The ranger is more or less all ribbons though, and bad ones at that. Whatever minor crap they get is easily eclipsed by having a real caster. If you replaced the party's ranger with a druid, you'd be better off at exploration and combat. Getting a second shot with a bow at the cost of full caster progression is a terrible trade. Go read Find the Path and tell me what a ranger can do that is worth trading that spell.

The ranger is also pretty pathetic compared to the paladin, the other "hybrid" class. The spellcasting is terrible, considering it is a "spells known" class. The paladin almost gets more bonus spells always prepared than the ranger gets to even know, AND knows everything on their list. To compound matters, ranger specific spells are more or less trash, particularly at the level you get them. The paladin gets the grotesquely broken aura, which breaks the concept of bounded accuracy, and the ranger has nothing which even comes close. You could give them BOTH subclass features in the PHB and maybe they'd be OK.
 

collin

Explorer
I play a homebrewed Ranger in 1 campaign, and I made 1 very simple change: make hunter's mark a class ability rather than a spell, and start it at 1st level. That does 2 things:
1. Makes the Ranger more of a combative threat to put him/her more on par with the Rogue or Fighter at low levels.
2. Frees up a 1st level spell slot at 2nd level to be used for something else useful.
(See attachment)

I do not get wrapped up in animal companions or other rules. I just let play them as is, although substituting the Artificer's Battlesmith rules sounds intriguing.
 

Attachments

  • Hunter's Mark.pdf
    107.6 KB · Views: 22

Minigiant

Legend
Supporter
Artificer: 2 spells/day
Paladin: Divine Sense, lay on hands
Barbarian: Rage

Those are all meaty, strong abilities.
A Lv. 1 Paladin still has Lay on Hands, a Lv. 1 Barbarian still has 2 Rages/day, and a Lv. 1 Artificer actually gets its Spellcasting at the start, cantrips included, despite being a half-caster otherwise.


Not at level 1.
I'd gladly trade a skill proficiency and a bonus language for 5HPs of LOH or 2 rages


But unlike the other two classes that do, does not get Expertise.

Which is the whole problem.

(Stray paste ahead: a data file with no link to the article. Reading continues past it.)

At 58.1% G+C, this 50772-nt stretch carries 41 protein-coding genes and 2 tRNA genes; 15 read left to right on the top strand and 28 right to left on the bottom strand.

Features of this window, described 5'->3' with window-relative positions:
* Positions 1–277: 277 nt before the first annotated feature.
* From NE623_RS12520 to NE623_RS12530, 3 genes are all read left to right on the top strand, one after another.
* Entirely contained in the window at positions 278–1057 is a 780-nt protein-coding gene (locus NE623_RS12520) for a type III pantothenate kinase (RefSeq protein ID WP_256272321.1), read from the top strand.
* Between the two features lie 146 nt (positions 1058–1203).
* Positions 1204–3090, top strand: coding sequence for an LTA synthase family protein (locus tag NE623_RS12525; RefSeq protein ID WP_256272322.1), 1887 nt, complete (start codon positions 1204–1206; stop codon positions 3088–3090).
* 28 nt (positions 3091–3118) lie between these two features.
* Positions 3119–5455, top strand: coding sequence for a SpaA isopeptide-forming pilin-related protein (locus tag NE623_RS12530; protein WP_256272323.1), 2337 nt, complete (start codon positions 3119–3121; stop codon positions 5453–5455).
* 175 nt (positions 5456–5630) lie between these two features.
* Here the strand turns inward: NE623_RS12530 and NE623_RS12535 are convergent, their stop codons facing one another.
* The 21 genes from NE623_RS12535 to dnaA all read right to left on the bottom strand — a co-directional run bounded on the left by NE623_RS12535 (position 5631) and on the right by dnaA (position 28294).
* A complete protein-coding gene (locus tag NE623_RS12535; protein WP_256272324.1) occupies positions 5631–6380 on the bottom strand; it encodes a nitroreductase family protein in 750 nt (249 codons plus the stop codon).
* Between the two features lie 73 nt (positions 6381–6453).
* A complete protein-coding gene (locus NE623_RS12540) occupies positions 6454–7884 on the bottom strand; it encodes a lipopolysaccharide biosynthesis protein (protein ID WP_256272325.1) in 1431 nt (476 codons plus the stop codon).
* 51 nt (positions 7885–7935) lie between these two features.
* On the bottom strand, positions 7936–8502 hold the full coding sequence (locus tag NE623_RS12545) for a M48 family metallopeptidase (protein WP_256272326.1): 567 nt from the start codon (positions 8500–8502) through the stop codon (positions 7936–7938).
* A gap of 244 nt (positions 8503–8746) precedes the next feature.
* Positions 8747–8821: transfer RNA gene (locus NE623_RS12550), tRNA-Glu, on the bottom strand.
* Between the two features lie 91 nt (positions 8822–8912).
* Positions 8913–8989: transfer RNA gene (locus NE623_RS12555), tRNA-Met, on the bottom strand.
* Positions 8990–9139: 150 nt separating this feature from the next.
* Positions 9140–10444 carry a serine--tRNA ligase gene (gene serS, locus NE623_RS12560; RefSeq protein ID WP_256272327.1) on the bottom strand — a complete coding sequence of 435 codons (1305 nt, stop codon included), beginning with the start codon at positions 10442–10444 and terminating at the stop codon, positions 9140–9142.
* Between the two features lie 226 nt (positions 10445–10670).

Giving the Ranger Expertise really doesn't mean much because outside of stealth/detection and picking locks, the exploration pillar doesn't work on skill checks alone.

Problem is the Ranger isn't even good at navigating what is there of the exploration pillar. It gets one favored terrain for the first 5 levels, whose benefits basically just allow it to hand-wave exploration ... which most DMs do anyway, so that's useless. If a DM does take exploration into account and the party happens to be in a terrain the Ranger didn't pick, the Ranger is SOL.

Spells. Spells.
Once you get deep into the exploration pillar it is all spells and "natural abilities". That's why the designers didn't go deep into Favored enemy and why Natural Explorer looks like how it does. The Exploration pillaris underdeveloped and is most ON or OFF.

The problem is the game, not the ranger. The ranger suffers because Exploration pillar in 5e is bad.
 


The base ranger class isn't as bad as people make it out to be, but it is on the bottom of the class tier. I included a few simple homebrew items to bring it up, and it's worked out quite well. I also make sure to talk with the players at session 0 to make sure they pick a Favored Enemy and Favored Terrain appropriate to the setting/starting location (which unsurprisingly handles a huge number of problems).

  • Increased number of Favored Enemy and Favored Terrain
    • I added more of these, especially on levels that just have ribbon features
    • combined oozes, plants, and beasts into "nature" category, because individually they're really weak
  • You add your Proficiency Modifier to damage dealt to a Favored Enemy
    • If using MC, you basically use your levels of Ranger for determining the bonus

The beastmaster is questionable. I've changed the rules for non-mount animals of all types, allowing them to continue taking the directed action until told otherwise. Despite this, there's still no interest by my players to play one.
 

Not at level 1.
I'd gladly trade a skill proficiency and a bonus language for 5HPs of LOH or 2 rages
I certainly wouldn't, but whatever floats your boat I guess ...

Giving the Ranger Expertise really doesn't mean much because outside of stealth/detection and picking locks
Other than that Mrs. Lincoln, how was the play?

Stealth is a pretty big part of exploration. So are Perception and Investigation. Survival helps when tracking, which is kind of what a Ranger is supposed to do. Expertise would definitely make a difference there.

Spells. Spells.